Figure 1
Top 100 U.S.-based Warranty Providers:
Eight-Year Claims Rate Reductions,
First Half 2011 vs. First Half 2003
(claims as a % of sales)

   Claims   Claims   Eight 
  Rate Rate Year
  Company  Jun '03   Jun '11   Change 
  Teleflex Inc. 0.4% 0.01% -97%
  AutoZone Inc. 1.7% 0.1% -96%
  Hologic Inc. 3.0% 0.3% -91%
  JDS Uniphase Corp. 2.7% 0.3% -87%
  Raytheon Co. 1.1% 0.2% -84%
  Cypress Semiconductor 1.0% 0.2% -84%
  Varian Semiconductor 3.1% 0.7% -78%
  Waters Corp. 2.8% 0.6% -78%
  Rofin-Sinar Technologies 3.9% 0.9% -78%
  KLA-Tencor Corp. 4.4% 1.0% -78%

On this list, all ten companies cut their warranty claims rates below one percent. KLA-Tencor's June 2011 claims rate, at 0.96%, was rounded up to one percent.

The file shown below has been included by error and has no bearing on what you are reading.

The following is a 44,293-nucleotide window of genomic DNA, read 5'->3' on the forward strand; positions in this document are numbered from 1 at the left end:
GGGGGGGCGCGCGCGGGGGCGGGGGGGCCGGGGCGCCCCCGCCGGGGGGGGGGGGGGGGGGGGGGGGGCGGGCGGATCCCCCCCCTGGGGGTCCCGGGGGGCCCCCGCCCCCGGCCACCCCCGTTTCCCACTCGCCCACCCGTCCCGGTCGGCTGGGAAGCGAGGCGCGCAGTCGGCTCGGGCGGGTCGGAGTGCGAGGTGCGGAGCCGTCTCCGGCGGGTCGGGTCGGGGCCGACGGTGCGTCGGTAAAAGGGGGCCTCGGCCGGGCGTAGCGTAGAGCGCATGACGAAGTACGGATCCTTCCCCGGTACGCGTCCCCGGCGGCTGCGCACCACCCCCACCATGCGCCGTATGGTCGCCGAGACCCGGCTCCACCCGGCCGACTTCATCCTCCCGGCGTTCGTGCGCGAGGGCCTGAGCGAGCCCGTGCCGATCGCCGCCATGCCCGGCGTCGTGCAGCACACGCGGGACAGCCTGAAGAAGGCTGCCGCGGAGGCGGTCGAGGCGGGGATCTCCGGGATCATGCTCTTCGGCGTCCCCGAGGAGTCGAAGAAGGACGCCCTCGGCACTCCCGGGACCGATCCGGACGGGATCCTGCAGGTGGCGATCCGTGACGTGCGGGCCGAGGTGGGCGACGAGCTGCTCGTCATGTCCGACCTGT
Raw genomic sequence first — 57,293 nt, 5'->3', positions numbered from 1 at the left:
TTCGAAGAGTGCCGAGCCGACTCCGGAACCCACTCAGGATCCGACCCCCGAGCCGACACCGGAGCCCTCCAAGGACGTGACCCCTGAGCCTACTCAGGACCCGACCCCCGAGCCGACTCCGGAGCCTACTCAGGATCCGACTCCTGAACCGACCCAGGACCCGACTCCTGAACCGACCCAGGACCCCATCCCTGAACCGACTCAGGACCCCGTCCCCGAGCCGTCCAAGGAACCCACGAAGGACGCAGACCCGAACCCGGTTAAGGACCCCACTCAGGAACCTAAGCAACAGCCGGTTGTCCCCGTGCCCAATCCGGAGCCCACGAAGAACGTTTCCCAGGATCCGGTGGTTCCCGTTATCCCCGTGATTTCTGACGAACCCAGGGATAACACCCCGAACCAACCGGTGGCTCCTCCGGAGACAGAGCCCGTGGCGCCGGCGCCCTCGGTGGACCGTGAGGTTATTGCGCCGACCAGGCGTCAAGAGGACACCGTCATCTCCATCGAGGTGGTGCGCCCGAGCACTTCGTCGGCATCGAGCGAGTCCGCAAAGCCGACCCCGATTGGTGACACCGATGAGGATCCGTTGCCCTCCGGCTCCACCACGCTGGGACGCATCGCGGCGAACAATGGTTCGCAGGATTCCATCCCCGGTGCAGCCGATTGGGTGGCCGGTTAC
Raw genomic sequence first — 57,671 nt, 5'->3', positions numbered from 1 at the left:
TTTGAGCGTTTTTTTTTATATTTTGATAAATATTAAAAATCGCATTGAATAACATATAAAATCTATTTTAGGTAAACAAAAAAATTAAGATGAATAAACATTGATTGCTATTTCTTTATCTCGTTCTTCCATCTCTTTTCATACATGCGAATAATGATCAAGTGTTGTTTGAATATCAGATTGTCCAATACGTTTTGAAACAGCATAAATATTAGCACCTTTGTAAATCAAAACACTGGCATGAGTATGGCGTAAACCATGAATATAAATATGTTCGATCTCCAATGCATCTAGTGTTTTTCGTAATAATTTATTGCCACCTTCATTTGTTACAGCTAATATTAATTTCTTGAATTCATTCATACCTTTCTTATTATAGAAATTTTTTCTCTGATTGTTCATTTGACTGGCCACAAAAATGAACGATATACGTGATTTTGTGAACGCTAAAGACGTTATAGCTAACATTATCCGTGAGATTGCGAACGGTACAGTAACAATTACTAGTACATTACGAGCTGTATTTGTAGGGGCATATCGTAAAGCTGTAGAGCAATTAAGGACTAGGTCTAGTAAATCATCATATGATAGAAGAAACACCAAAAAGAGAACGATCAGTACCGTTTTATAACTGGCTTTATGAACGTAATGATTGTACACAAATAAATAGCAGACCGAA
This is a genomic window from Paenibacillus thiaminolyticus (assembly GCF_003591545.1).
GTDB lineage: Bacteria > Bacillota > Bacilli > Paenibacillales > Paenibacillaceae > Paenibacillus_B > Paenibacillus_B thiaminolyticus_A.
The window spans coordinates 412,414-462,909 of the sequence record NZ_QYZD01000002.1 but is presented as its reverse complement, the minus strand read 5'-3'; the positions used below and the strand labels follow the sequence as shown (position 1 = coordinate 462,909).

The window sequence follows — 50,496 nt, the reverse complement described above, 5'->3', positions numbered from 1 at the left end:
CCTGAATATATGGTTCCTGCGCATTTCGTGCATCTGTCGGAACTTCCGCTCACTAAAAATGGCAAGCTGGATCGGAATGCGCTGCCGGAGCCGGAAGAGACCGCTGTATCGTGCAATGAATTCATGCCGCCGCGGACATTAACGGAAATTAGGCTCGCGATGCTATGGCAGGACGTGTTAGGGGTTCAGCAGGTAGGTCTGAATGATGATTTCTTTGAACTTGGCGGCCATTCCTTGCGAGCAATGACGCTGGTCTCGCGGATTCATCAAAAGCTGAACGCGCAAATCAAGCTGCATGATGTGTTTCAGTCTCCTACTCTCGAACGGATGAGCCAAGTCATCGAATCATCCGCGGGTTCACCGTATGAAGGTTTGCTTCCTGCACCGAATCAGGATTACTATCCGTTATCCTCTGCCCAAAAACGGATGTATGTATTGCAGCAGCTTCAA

Of the 205 largest warranty providers of 2010, we were able to calculate claims rates for 192 of them for the quarter ending in June 2011. The 13 others report their warranty costs only once a year, so we won't have any new data until March 2012 when their annual reports arrive.

Of those 192 companies, fully 73% have reduced their claims rates in the past year. Around 64% are down from three years ago. About 63% are down from five years ago. And 72% are down from eight years ago. So the trend did not begin recently.

Making Every List

In fact, two of the companies that cut their claims rates by the most since 2003 also topped the five-year, three-year, and one-year comparison lists. Cypress Semiconductor Corp. and Teleflex made each and every list. But there were an incredible 50 companies that reduced their warranty claims rate for each and every time period we sampled: three years, five years, and eight years.